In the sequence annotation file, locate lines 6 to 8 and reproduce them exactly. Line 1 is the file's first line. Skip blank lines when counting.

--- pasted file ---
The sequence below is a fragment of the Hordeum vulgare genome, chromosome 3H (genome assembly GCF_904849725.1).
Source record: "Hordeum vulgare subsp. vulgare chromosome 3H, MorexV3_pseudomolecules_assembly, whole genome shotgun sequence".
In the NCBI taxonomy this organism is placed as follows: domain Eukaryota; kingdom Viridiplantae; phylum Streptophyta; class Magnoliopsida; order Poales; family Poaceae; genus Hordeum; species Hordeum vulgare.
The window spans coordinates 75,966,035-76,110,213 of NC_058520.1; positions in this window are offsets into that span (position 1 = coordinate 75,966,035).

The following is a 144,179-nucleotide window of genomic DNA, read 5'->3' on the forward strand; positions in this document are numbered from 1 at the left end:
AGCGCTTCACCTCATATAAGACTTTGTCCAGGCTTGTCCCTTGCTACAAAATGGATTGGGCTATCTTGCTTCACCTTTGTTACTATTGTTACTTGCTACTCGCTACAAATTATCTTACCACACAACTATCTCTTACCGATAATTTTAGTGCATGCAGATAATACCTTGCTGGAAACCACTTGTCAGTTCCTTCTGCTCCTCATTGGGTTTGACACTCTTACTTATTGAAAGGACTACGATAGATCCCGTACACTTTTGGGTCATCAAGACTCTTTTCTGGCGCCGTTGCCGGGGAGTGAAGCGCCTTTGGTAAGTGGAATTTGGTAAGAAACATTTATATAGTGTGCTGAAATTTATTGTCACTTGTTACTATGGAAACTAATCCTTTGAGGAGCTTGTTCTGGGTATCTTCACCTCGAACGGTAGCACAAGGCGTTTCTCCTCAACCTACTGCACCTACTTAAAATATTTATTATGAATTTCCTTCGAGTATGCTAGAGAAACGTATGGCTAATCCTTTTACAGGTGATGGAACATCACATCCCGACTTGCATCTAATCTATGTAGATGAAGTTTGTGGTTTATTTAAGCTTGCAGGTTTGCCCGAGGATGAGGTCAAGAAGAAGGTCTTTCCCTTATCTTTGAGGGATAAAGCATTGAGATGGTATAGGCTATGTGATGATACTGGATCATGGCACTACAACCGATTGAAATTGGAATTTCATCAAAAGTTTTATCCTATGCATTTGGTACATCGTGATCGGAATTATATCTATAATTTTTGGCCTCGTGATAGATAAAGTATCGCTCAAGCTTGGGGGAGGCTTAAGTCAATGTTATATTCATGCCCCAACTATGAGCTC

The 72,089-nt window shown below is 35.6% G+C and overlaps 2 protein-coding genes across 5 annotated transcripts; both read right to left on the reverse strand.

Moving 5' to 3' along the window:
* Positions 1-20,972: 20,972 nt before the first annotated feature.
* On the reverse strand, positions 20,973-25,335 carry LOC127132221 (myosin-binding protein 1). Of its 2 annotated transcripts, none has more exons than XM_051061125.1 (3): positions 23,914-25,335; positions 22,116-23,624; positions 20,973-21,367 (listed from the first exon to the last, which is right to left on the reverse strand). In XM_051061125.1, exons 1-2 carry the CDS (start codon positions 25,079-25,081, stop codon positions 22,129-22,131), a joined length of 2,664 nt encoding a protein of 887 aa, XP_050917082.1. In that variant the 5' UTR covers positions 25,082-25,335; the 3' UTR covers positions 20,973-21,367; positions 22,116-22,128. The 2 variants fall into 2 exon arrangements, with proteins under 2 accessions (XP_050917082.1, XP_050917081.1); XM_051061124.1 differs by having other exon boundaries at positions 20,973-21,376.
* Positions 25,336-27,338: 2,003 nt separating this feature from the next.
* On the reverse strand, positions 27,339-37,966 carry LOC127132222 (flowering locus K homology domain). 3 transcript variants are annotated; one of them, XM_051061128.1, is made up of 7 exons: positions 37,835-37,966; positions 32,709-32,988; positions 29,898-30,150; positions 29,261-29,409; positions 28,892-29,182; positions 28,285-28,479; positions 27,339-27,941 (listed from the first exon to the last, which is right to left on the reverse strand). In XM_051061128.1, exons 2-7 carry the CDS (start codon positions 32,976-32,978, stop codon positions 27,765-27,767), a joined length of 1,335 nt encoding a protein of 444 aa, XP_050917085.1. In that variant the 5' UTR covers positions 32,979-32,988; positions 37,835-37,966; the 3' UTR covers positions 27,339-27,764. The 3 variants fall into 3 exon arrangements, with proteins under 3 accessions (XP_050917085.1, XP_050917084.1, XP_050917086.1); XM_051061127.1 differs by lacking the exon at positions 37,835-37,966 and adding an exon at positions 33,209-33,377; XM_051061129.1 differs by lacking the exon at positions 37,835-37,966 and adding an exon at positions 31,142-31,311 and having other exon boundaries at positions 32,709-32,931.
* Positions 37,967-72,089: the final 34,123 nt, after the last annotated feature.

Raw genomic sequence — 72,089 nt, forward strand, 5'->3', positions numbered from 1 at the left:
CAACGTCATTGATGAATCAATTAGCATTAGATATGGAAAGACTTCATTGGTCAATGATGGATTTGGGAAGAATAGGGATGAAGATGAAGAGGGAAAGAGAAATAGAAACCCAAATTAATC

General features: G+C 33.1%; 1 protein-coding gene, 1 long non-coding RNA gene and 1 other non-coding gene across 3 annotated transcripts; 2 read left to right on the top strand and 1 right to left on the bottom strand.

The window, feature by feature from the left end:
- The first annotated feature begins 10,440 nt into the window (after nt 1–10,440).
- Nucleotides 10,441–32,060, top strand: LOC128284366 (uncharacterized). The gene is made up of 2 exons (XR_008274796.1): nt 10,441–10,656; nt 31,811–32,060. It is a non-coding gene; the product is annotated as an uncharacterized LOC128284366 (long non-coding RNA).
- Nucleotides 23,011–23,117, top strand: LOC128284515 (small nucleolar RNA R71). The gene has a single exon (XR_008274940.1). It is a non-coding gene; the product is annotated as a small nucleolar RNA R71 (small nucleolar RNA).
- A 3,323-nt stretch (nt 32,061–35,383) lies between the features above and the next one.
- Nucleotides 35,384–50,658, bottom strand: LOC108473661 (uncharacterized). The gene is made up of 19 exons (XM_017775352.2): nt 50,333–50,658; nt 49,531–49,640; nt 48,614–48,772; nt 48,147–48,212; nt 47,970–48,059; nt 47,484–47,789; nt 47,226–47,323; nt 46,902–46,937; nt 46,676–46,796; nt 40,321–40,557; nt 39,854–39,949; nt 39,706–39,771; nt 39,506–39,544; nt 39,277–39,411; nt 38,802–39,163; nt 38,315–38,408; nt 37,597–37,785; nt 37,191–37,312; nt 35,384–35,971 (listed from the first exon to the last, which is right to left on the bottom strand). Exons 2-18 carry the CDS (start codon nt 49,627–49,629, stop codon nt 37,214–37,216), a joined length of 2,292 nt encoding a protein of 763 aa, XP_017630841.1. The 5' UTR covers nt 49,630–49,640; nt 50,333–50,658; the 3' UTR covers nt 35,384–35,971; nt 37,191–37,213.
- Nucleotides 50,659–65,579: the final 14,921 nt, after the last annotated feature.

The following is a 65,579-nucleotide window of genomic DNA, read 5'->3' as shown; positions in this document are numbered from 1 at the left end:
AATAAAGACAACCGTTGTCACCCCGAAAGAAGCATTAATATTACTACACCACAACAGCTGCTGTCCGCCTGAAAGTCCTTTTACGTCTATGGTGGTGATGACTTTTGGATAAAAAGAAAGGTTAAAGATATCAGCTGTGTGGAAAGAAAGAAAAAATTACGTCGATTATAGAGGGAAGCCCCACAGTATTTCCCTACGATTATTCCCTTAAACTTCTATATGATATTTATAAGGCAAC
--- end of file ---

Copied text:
AGCGCTTCACCTCATATAAGACTTTGTCCAGGCTTGTCCCTTGCTACAAAATGGATTGGGCTATCTTGCTTCACCTTTGTTACTATTGTTACTTGCTACTCGCTACAAATTATCTTACCACACAACTATCTCTTACCGATAATTTTAGTGCATGCAGATAATACCTTGCTGGAAACCACTTGTCAGTTCCTTCTGCTCCTCATTGGGTTTGACACTCTTACTTATTGAAAGGACTACGATAGATCCCGTACACTTTTGGGTCATCAAGACTCTTTTCTGGCGCCGTTGCCGGGGAGTGAAGCGCCTTTGGTAAGTGGAATTTGGTAAGAAACATTTATATAGTGTGCTGAAATTTATTGTCACTTGTTACTATGGAAACTAATCCTTTGAGGAGCTTGTTCTGGGTATCTTCACCTCGAACGGTAGCACAAGGCGTTTCTCCTCAACCTACTGCACCTACTTAAAATATTTATTATGAATTTCCTTCGAGTATGCTAGAGAAACGTATGGCTAATCCTTTTACAGGTGATGGAACATCACATCCCGACTTGCATCTAATCTATGTAGATGAAGTTTGTGGTTTATTTAAGCTTGCAGGTTTGCCCGAGGATGAGGTCAAGAAGAAGGTCTTTCCCTTATCTTTGAGGGATAAAGCATTGAGATGGTATAGGCTATGTGATGATACTGGATCATGGCACTACAACCGATTGAAATTGGAATTTCATCAAAAGTTTTATCCTATGCATTTGGTACATCGTGATCGGAATTATATCTATAATTTTTGGCCTCGTGATAGATAAAGTATCGCTCAAGCTTGGGGGAGGCTTAAGTCAATGTTATATTCATGCCCCAACTATGAGCTC

The 72,089-nt window shown below is 35.6% G+C and overlaps 2 protein-coding genes across 5 annotated transcripts; both read right to left on the reverse strand.

Moving 5' to 3' along the window: